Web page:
Top tips for tabloid style newspaper video

A week ago I looked at the Broadsheet newspapers here in the UK and used my observations to come up with eleven tips for newspaper. Last week I turned my attention to the UK’s national tabloids to see what they where up to and see if they could add anything to that list.

The short answer is no because, the truth is they are very different animals.But if you want to re-create the tabloid experience then here are my top tips.

  1. Shovelware your news video
  2. Never link to an article
  3. Choose video based on entertainment value rather than news value
  4. Mark everything supplied by a third party as an exclusive

Here’s some more depth.

Shovelware your newsvideo
It’s clear that producing ‘news’ video is not a priority for most of the tabloids. They simply buy in the PA/Reuters/AFP/Sky feed options on their players and box that as the news.  Any video that may even have a passing relation to a news story is either CCTV, news agency or ripped off from TV and always illustrative. That’s because your editorial imperitive is not news but viral. So…

Chose video based on entertainment value rather than news value
The editorial driver for video is the fact that someone in your audience will go ‘cool’ or ‘urrggg’. If you would email it to somone saying ‘omg you have to see this’ then put it on the site. Think viral first.  The video itself is your content.

Never link to an article
If you are a tabloid you never link back to an article because the video itself is the article ‘It’s a kitten doing somthing cute, you want me to write 500 words on it as well! Sheesh!’.

Mark everything supplied by a third party as an exclusive
Everyone knows that they can read exactly the same story in another tabloid and the same goes for video.   But we know that the audience doesn’t read another newsaper or site so you can put exclusive on with impunity. Adding ‘exclusive’ really means ‘as far as you care it is’.

Okay, maybe a bit tongue in cheek.

So, did I learn anything serious from the Tabloids?

Brand Vs Audience.

It was clear that there was a marked difference in the reponse to video by the tabloids compared to the broadsheets. For me that difference comes down to using video as a definition.

The broadsheets very clearly see video as defining of their brand. The Guardian and their world affairs coverage illustrate that nicely. Their choice of video is based on the idea of telling you a story that a) they think needs telling and b) wouldnt be told elsewhere. It’s a journalistic choice and a value judgment based on the Guardian’s view.  The choice of video on The Times and Telegraph takes that one step further by producing format video that segements the audience and goes down the route of providing minority programming. The Telegraph for example provides a right-of centre-politics show because they claim you can’t get it anywhere else.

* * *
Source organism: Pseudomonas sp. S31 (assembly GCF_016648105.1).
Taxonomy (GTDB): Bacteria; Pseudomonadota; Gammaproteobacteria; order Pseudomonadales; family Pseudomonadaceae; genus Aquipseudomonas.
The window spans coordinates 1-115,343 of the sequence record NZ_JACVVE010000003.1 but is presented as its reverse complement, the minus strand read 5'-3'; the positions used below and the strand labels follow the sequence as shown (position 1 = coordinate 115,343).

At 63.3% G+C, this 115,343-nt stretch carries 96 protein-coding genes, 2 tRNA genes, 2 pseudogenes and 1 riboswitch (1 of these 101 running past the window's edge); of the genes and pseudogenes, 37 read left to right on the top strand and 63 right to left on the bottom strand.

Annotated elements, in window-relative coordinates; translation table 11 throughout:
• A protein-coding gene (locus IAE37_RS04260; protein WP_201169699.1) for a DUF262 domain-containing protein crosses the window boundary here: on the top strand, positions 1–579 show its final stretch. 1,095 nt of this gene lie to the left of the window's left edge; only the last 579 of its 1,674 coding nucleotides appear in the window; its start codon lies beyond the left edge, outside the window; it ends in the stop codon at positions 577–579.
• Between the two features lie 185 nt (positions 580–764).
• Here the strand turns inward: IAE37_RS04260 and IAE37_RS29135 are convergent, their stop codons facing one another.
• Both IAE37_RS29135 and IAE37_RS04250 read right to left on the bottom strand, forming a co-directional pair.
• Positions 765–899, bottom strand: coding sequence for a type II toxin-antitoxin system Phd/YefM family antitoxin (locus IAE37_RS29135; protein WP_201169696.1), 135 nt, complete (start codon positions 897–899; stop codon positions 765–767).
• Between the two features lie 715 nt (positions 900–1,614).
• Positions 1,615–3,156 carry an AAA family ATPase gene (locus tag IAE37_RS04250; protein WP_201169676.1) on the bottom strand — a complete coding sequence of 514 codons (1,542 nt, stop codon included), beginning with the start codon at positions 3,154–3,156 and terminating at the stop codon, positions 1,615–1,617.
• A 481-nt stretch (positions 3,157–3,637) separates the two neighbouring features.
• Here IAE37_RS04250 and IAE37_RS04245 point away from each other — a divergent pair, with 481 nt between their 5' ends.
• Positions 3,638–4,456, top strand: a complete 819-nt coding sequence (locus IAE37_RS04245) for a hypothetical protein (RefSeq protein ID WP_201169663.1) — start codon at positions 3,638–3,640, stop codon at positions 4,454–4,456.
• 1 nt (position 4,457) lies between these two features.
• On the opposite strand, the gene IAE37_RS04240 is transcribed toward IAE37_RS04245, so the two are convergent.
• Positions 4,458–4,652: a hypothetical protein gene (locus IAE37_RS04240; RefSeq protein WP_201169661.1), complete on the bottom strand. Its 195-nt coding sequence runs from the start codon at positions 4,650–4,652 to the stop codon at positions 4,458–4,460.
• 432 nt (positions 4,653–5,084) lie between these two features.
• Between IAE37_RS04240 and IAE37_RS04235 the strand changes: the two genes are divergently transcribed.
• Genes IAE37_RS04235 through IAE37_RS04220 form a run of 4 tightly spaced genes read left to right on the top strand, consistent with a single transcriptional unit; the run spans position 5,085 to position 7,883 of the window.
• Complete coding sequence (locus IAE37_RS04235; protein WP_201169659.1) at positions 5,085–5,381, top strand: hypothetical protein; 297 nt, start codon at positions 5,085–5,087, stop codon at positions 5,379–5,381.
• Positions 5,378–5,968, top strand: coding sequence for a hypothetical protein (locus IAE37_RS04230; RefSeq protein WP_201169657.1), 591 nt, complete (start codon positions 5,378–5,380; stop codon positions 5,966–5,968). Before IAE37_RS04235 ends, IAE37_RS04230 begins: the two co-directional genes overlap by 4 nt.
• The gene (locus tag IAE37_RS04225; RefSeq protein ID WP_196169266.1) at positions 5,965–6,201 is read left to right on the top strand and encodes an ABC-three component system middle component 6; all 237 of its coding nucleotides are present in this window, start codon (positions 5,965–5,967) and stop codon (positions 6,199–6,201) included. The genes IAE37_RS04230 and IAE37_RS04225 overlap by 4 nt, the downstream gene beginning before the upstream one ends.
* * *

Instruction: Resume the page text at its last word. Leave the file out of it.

But, in contrast, the tabloids use of video is defined by their audience. You can see this most clearly in The Sun, The Mirror and The Mail.

The selection of video on these publications websites is varied. The overiding theme is video culled elsewehere from the web (and offline) that would appeal to the reader, regardless of its relevence to a ‘news’ agenda.  The Sun is much more profficient at pulling the Youtube style video in but the mail is quickly learning what its audience wants to see. Perhaps the slughtly higher-brow of the Mail prevents it having too many youtube vids but the editorial line is the same. They are offering a rubber stamp of approval on the content of the video not validating the source.

Perhaps this says more about the Tabloid websites ability to define an audience and their willingness to make the online presence something papably different in structure from the print publication. Maybe it’s just scatalogical and best fits the general direction of tabloids as they move away from ‘newspapers’ to daily magazines. Whatever the reason I think the way tabloids use video highlights the way the role of newspaper websites and the function of the journalists working on them changes.

One of the popular suggested future roles for journalists  is the idea of journalist as a link validator – we find the stuff on the web that you want and you trust us to find it.   Looking at the tabloids attempt at video, particually the Sun and the Mirror you have to ask if they havn’t applied this idea effectivly already.

If I had to put names forward for best users of Tabloid video it would have to be the Sun and The Daily Mail. But even though The Mail doesn’t have very much video on their site I would throw my hat in the ring and say that if they continue in the vein they are, and ignore the lure of things like the formatted tech review, their mix of illustrative video and well chosen third party video could really work.